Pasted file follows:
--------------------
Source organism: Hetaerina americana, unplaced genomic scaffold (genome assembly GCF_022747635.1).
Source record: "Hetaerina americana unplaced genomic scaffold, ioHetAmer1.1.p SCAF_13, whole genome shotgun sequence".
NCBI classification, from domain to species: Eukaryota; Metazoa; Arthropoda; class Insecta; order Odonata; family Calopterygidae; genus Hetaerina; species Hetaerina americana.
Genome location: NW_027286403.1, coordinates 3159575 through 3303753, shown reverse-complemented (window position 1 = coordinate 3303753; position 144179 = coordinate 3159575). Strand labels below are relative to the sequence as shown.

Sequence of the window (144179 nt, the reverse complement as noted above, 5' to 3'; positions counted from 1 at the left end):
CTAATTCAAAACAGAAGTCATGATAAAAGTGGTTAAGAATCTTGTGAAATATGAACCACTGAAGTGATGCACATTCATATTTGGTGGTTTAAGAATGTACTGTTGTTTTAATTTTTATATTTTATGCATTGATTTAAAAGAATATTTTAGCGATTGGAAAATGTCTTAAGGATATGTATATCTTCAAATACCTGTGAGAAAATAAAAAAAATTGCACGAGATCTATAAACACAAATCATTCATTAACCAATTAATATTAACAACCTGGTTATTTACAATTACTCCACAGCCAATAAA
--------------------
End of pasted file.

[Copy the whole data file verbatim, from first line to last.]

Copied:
Source organism: Hetaerina americana, unplaced genomic scaffold (genome assembly GCF_022747635.1).
Source record: "Hetaerina americana unplaced genomic scaffold, ioHetAmer1.1.p SCAF_13, whole genome shotgun sequence".
NCBI classification, from domain to species: Eukaryota; Metazoa; Arthropoda; class Insecta; order Odonata; family Calopterygidae; genus Hetaerina; species Hetaerina americana.
Genome location: NW_027286403.1, coordinates 3159575 through 3303753, shown reverse-complemented (window position 1 = coordinate 3303753; position 144179 = coordinate 3159575). Strand labels below are relative to the sequence as shown.

Sequence of the window (144179 nt, the reverse complement as noted above, 5' to 3'; positions counted from 1 at the left end):
CTAATTCAAAACAGAAGTCATGATAAAAGTGGTTAAGAATCTTGTGAAATATGAACCACTGAAGTGATGCACATTCATATTTGGTGGTTTAAGAATGTACTGTTGTTTTAATTTTTATATTTTATGCATTGATTTAAAAGAATATTTTAGCGATTGGAAAATGTCTTAAGGATATGTATATCTTCAAATACCTGTGAGAAAATAAAAAAAATTGCACGAGATCTATAAACACAAATCATTCATTAACCAATTAATATTAACAACCTGGTTATTTACAATTACTCCACAGCCAATAAA